Eucatastrophe at the Eschaton

The fifth section of The Doors of the Sea contains Hart’s central concerns with inadequate Christian theodicies (as he considers them), and is the section where he showcases Ivan Karamazov’s rebellion against God.

“This is the splendid perversity and genius of Ivan’s (or Dostoyevsky’s) argument, which makes it indeed the argument of a rebel rather than of a mere unbeliever” (p. 38).

In summary, the argument runs this way:

“After all, Ivan asks, if you could bring about a universal and final beatitude for all beings by torturing one small creature to death, would you think the price acceptable?” (p. 42).

Hart says rightly that Dostoyevsky’s genius is very much in evidence as he frames Ivan’s rebellion for him. But he then ruins his observation by combining it with a striking contempt for other believers.

“I am convinced that Ivan’s discourse . . . constitutes the only challenge to a confidence in divine goodness that should give Christians serious cause for deep and difficult reflection. Those Christian readers who have found it easy to ignore or dispense with the case that Dostoyevsky constructs for Ivan have not, I submit, fully comprehended that case (or, alternatively, have comprehended it, but adhere to so degenerate a version of Christian doctrine that they can no longer be said to understand the God revealed in Christ” (p. 42).

In short, it appears that Christians who are not with Hart on this one must be either stupid or evil. But his contempt for others notwithstanding, Hart still makes a good observation about Ivan. What he does not appear to see is that Ivan would make short work of Hart’s approach as well.

“Ivan’s rage against explanation arises from a Christian conscience, and so — even if Ivan cannot acknowledge it — its inner mystery is an empty tomb, which has shattered the heart of nature and history alike (as we understand them) and fashioned them anew” (p. 44).

Hart is right that Ivan’s rage is fueled by a Christian conscience — it requires the faith in order to be able to rail against it. To use Van Til’s image, a rebellious child has to sit in the lap of an adult in order to have his slap reach. Because of this, Ivan refuses to “figure the suffering of children into that final equation without remainder” (p. 40). A litany of outrages against children are listed by Ivan (and Hart), and the question about final trade-offs and outcomes is then posed. “Would you think the price acceptable?” What Hart will not face is the fact that he, and any orthodox Christians who affirm creatio ex nihilo, answer this question with what Ivan would consider a yes.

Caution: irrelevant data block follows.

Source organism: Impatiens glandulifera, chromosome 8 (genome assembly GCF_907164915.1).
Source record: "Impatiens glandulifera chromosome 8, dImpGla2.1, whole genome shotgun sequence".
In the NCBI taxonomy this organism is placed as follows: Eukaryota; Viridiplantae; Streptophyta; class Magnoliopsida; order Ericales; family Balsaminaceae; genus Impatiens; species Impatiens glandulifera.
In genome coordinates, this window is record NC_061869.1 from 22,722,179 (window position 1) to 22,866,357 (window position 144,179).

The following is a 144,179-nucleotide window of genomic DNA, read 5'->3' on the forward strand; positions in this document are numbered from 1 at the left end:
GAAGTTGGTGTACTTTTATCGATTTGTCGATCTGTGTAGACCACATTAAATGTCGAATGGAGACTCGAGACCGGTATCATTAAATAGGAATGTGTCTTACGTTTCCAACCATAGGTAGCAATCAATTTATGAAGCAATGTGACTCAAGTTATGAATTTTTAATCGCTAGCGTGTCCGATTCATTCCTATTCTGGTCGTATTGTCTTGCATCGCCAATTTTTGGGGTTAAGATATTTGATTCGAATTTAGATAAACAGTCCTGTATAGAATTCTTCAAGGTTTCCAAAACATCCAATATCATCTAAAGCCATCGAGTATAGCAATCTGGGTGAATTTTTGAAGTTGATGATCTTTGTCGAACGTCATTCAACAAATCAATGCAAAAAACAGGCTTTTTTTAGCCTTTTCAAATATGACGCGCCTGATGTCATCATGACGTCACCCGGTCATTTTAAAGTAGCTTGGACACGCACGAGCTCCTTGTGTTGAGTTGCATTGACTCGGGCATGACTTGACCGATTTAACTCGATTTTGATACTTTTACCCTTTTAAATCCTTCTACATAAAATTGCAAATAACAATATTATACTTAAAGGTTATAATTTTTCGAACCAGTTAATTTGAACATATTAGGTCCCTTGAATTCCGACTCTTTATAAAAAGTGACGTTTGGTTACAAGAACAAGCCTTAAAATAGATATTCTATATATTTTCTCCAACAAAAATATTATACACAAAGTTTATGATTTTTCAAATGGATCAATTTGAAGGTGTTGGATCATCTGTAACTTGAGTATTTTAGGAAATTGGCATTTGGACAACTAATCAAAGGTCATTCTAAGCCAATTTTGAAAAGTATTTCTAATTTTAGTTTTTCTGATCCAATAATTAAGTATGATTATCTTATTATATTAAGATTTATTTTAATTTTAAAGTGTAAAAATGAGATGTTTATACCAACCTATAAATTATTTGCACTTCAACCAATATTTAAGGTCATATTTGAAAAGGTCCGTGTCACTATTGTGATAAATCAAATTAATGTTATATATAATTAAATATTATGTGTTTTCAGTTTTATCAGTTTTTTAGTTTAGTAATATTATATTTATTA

The universe is here, and it has contained, contains, and will continue to contain unspeakable acts against children (p. 39). Now God is the one who put this universe here, and who sustains it in its continued course. Without God doing this, these unspeakable acts would not and could not have happened. All these evils are part of a contingent universe which depends upon the will of God for its continued existence, which means that every evil act is conducted in the palm of God’s hand. God is present at all of them. This means that something has prevailed upon God to do what He has been doing. Some “price,” as Ivan would summarize it, has made the decision worth it. If some Calvinist had wandered far enough east into Russia to have a conversation with Ivan about this, it would not be long before Ivan said, “To hell with your God.” But if Hart came up immediately afterwards to fix things, with handwaving assurances about the mysteries of creational freedom and the empty tomb, on his way out the door Ivan would have just enough time to say, “Yours too.”

We don’t usually have to talk about these things until an event like the Asian tsunami forces the topic on us. But as long as we are talking about it, and as long as Hart wants to maintain that thoughtful Calvinists don’t really “understand the God revealed in Christ,” I will respond with the rejoinder that between atheism and Calvinism there is no consistent stopping place.

We live in a world that contains both rapists and little girls. The “humans-need-to-have-free-will” defense of God fails, not because it maintains that God wants us to have free will, but rather because this whole problem is caused by God apparently favoring the free wills of rapists while despising the free wills of little girls. Read the newspaper. Watch the evening news. Look around. It is an undeniable fact that little girls are sacrificed, and that God does not intervene to stop it. Assuming His existence, His refusal to stop such sacrifices means that He cannot stop them or He will not stop them. If He cannot, then He is not the God of the Bible. If He will not, then He has His reasons. And it does not really matter if they are the reasons that Hart thinks or the reasons Wilson thinks, the fact remains that Ivan will have no patience with either of us.

But let us be done with Ivan because he wants to use the mistreatment of children as his basis for condemning everyone, including God, but he has no basis for condemning the mistreatment of children. Why would that be wrong, on his principles? If you frame the whole matter in terms of a refusal to hear the explanation, no matter how good it is, then you have fallen into some form of atheism. And as soon as you have done so, you have lost all your reasons to condemn those things that have outraged you, and if you feel like it, you now have no consistent reason not to engage in them yourself.

Some might not want to get rid of Ivan because he provides a handy human shield against the questions posed by Calvinists, which is understandable I suppose. But if you have faith in the Author, and are willing to read on to the last chapter of the story, then prepare your heart for an exhaustively satisfying eucatastophe.